His GOP running mates, incumbents Frank J. Hagen and Moira A. Hertzman, face opposition from a pair of Democrats, Charles Barone and Jo Meegan-Corrigan, in Tuesday's election.

Trustee Steven Alpert, a Democrat, acknowledged the need for parking but said his support for the purchase was tied to the village's prompt sale of the building to offset the cost.

"I feel that our taxes are already too high, so that I am only in favor of the project as long as we are able to sell the nail enamel factory building, thereby greatly reducing the costs that will need to be financed by bonds and paid for by higher taxes for village residents," Alpert said.

The improved fiscal health of the village — which recently got an upgraded bond rating from Moody's Investor Services — along with lower interest rates makes this a good time to finance the acquisition, Markunas said.

He said revenue from parking, should it be turned into a municipal parking lot, would help offset the annual cost of borrowing. {I am unsure atm how much the village makes from parking revenue.}

The announcement of the village's intentions so close to Election Day was necessary because it factors in a 50-day period after the Nov. 6 meeting during which residents can force the issue to a permissive referendum, the mayor said. This would require collecting signatures from 20% of Suffern's voters, he said.

Markunas, a Republican who is unopposed in seeking a third term on Nov. 5, says the proposal has the backing of all four trustees — one Democrat, one independent and two Republicans.
 
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ChairmanMeow

Cyburbian
Messages
82
Points
3
I emailed the village board members with my concerns and can post the text from the one response I've gotten so far, if people would like to see that.
 

DVD

Cyburbian
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13,825
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40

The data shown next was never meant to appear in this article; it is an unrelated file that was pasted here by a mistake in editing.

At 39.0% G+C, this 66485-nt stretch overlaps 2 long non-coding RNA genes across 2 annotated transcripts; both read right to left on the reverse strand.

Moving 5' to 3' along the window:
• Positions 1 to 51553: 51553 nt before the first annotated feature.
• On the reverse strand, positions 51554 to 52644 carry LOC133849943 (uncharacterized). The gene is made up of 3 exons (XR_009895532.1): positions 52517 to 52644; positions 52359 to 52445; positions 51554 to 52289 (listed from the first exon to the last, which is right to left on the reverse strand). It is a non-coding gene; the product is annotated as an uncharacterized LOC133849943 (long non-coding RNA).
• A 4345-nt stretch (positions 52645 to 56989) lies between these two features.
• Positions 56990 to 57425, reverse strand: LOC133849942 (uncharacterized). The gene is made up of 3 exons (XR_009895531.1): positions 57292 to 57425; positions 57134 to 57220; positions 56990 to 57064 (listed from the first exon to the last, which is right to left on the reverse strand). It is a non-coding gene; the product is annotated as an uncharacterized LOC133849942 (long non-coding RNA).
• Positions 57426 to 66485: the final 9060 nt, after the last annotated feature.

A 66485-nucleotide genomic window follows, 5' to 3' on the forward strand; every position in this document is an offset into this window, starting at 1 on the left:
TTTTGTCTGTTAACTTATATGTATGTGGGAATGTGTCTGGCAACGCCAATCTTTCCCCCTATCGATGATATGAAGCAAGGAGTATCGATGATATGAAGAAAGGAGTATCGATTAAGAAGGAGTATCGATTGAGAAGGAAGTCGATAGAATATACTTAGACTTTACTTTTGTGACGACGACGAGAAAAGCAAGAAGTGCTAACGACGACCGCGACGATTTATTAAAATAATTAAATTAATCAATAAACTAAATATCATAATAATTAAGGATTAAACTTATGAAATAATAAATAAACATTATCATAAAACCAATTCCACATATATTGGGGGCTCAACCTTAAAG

It's still too early, but I'm thinking that's a lot of money for a parking lot and building. Do they have someone on the hook for the building? If so, how much do they plan to sell the building for? Will that money go to pay off bonds or into the general fund? Can the bond be paid off early? Some of them can't. There just seems like there has to be some secondary thing going on that you would have to be a local to know about. Kind of like my last county I worked for who made a big deal about buying this piece of land at the edge of town. They traded prime real estate in the middle of town to get a promise from the city to extend services out to it when they wanted it. Then they put out a bond to build a new Expo Center. The voters turned that down. Now the county owns a useless piece of land and the land they traded had their existing Expo Center on it and the city wants to shut that down. My lesson in all that, get all your promises and key factors for a project nailed down ahead of time before you pull the trigger on other parts.
 

DVD

Cyburbian
Messages
13,825
Points
40
So my big question is who is going to buy this and how long will it take to get that deal done? I would hate to have the village take out a bond in the hopes that something will happen. Mostly because I'm cheap and don't like to pay taxes on hopes and dreams, but if you've got someone lined up then that changes the story. I can see some potential if there is a buyer on the line. If there is no buyer than maybe consider longer term bonds?
 

ChairmanMeow

Cyburbian
Messages
82
Points
3
Also wondering if they're trying to get it before Avon gets an offer of some sort. But that's pure speculation.